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All men should be aware of their prostate cancer risks.

But of all racial and ethnic groups, Black men are the most likely to be diagnosed with prostate cancer and they are twice as likely to die from it as white men. Researching why these disparities exist and what to do about them has been a slow process, in part because minorities in general are underrepresented in clinical trials.

Barney Morris

Barney Morris knows the risks all too well. When he first learned that he had elevated prostate-specific antigen during a routine medical exam, he feared the worst.

“The first thing that comes to your mind is you’re going to die,” Morris said.

At 41 and after some further testing, he learned he had prostate cancer. He was treated at Moffitt Cancer Center and his cancer has been undetectable for nearly 15 years.

But the health disparities are stark. African American men are nearly 80% more likely to be diagnosed with prostate cancer than white men. According to the Prostate Cancer Foundation, 1 in 6 African American men will be diagnosed with the disease.

The key to curbing those statistics more favorably are inclusive clinical trials, said Dr. Julio Pow-Sang, who chairs Moffitt’s Genitourinary Oncology Department.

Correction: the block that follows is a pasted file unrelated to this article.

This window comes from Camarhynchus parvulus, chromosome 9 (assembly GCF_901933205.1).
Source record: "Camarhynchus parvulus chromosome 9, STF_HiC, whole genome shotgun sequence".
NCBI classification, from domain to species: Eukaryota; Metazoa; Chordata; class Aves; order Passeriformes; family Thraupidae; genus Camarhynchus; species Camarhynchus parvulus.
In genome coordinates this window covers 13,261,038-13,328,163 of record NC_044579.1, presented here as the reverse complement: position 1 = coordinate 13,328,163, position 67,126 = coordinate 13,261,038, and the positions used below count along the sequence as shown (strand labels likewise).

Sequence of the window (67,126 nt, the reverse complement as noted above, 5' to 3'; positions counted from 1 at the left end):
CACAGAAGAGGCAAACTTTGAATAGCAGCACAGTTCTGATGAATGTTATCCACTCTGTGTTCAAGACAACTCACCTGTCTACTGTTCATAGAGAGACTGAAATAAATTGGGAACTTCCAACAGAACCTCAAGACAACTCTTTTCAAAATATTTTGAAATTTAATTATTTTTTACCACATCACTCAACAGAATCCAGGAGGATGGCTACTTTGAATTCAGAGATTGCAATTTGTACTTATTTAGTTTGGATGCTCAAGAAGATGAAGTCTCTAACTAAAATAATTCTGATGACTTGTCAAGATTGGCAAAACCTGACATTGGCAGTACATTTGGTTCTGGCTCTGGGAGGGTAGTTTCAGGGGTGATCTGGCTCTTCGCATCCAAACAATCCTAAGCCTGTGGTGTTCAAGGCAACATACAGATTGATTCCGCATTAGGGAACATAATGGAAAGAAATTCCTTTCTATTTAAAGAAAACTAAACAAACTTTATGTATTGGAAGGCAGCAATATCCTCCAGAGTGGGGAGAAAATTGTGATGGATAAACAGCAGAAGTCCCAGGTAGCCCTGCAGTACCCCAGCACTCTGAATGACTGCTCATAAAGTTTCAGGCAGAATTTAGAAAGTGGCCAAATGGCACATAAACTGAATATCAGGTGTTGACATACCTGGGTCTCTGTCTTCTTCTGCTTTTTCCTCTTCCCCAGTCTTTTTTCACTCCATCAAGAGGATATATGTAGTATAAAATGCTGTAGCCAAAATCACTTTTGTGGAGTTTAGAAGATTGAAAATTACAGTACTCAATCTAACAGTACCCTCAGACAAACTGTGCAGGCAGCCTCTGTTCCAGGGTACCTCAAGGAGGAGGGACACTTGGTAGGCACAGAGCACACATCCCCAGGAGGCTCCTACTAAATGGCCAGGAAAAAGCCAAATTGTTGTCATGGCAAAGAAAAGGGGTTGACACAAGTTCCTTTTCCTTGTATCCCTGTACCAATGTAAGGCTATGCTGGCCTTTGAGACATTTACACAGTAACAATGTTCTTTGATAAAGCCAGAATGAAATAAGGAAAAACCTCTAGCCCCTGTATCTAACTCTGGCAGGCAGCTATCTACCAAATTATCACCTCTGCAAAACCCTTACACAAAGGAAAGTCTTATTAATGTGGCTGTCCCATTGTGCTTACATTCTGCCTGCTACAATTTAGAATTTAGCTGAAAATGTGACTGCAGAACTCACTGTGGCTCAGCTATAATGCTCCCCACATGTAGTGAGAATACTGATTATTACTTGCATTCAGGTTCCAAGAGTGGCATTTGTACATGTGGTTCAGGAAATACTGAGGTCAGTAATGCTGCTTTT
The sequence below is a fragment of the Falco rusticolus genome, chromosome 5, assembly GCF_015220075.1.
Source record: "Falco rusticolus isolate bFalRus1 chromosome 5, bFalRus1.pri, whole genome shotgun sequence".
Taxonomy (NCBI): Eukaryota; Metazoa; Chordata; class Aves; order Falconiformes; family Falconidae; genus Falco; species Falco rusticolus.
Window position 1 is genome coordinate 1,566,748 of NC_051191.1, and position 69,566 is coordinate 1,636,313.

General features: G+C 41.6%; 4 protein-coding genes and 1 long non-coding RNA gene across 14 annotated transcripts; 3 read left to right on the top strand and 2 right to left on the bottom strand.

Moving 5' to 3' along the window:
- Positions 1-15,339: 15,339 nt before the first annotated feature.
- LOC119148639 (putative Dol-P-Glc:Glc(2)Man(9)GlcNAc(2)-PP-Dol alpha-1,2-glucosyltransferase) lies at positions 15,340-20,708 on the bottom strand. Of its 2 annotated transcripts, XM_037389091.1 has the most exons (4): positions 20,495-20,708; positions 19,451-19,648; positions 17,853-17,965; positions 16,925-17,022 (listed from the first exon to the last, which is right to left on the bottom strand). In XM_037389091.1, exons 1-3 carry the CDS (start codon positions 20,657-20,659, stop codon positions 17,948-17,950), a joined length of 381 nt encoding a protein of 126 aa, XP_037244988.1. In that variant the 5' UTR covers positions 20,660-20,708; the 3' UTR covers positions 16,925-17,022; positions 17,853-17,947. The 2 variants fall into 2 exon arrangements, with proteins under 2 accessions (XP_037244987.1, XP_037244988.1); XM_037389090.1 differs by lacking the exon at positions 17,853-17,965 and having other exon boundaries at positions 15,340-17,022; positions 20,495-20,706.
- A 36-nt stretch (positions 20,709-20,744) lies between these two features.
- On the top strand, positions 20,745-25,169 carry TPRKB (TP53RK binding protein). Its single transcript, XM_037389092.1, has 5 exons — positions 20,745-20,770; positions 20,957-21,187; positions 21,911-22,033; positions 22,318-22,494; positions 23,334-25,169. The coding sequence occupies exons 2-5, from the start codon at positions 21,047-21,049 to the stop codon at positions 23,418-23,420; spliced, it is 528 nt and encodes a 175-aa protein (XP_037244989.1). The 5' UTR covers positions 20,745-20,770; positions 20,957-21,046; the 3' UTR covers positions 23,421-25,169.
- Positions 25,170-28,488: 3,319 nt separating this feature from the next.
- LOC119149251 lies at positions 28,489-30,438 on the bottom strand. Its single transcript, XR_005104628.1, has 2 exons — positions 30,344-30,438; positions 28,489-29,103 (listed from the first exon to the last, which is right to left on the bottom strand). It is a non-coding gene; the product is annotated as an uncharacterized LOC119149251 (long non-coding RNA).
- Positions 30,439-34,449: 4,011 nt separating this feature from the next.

“While the results from ongoing studies are encouraging, we need to redouble our efforts to enroll Black patients in clinical trials to confirm the findings, to collect more tissue samples and data in order to learn what the genetic differences may be,” Pow-Sang said. “It’s necessary if we are to deliver on the promise of personalized medicine for all of our patients.”

It’s recommended that Black men with a family history of cancer begin regular screening for prostate cancer at age 40. It’s also important to live a healthy lifestyle to help your body fight off disease and to feel comfortable talking about health issues.

Guidelines put in place in 2018 suggest men at the highest risk of prostate cancer, such as African Americans and those with a family history of the disease, have a conversation with their doctor about the risks and benefits to decide if screening is right for them.

According to the American Cancer Society, an African American man has an 18% chance of developing prostate cancer, compared to 13% for white men.  More than 4% of African American men will ultimately die from the disease.

Screenings can help determine a man’s risk for prostate cancer and whether treatment is necessary.

“Some prostate cancers will stay dormant or could take decades to become a problem,” Pow-Sang said. “These cases do not need to be treated, and men could have side effects from treatment such as incontinence and erectile dysfunction. There are also the psychological effects associated with a false positive test, as over half of men who undergo a biopsy for an elevated PSA prove negative for cancer.”

Morris hopes his story will encourage all men to get screened and take health and treatment options seriously.

“Because of my diagnosis, I have realized the importance of being proactive in health care, especially when it comes to screening for prostate cancer,” said Morris. “Had I not had the screening, I probably wouldn’t be here today.”